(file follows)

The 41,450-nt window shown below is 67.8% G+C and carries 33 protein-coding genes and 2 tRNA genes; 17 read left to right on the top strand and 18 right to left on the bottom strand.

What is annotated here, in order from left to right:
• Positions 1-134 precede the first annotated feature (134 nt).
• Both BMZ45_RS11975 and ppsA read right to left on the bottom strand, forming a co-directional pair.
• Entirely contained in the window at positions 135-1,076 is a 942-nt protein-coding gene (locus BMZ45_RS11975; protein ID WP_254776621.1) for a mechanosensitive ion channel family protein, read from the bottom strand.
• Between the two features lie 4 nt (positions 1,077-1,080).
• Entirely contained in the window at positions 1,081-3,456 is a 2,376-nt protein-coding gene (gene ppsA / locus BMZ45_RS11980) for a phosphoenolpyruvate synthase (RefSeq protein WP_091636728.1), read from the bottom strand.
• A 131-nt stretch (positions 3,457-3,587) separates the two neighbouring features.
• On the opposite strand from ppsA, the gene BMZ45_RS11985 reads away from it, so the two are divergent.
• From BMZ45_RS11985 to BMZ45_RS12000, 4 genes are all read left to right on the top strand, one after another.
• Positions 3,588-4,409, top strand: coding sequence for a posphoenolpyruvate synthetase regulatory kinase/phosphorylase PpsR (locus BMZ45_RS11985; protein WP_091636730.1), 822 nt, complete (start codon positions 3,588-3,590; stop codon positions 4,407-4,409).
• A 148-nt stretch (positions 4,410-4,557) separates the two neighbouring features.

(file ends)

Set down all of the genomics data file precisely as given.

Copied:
The 41,450-nt window shown below is 67.8% G+C and carries 33 protein-coding genes and 2 tRNA genes; 17 read left to right on the top strand and 18 right to left on the bottom strand.

What is annotated here, in order from left to right:
• Positions 1-134 precede the first annotated feature (134 nt).
• Both BMZ45_RS11975 and ppsA read right to left on the bottom strand, forming a co-directional pair.
• Entirely contained in the window at positions 135-1,076 is a 942-nt protein-coding gene (locus BMZ45_RS11975; protein ID WP_254776621.1) for a mechanosensitive ion channel family protein, read from the bottom strand.
• Between the two features lie 4 nt (positions 1,077-1,080).
• Entirely contained in the window at positions 1,081-3,456 is a 2,376-nt protein-coding gene (gene ppsA / locus BMZ45_RS11980) for a phosphoenolpyruvate synthase (RefSeq protein WP_091636728.1), read from the bottom strand.
• A 131-nt stretch (positions 3,457-3,587) separates the two neighbouring features.
• On the opposite strand from ppsA, the gene BMZ45_RS11985 reads away from it, so the two are divergent.
• From BMZ45_RS11985 to BMZ45_RS12000, 4 genes are all read left to right on the top strand, one after another.
• Positions 3,588-4,409, top strand: coding sequence for a posphoenolpyruvate synthetase regulatory kinase/phosphorylase PpsR (locus BMZ45_RS11985; protein WP_091636730.1), 822 nt, complete (start codon positions 3,588-3,590; stop codon positions 4,407-4,409).
• A 148-nt stretch (positions 4,410-4,557) separates the two neighbouring features.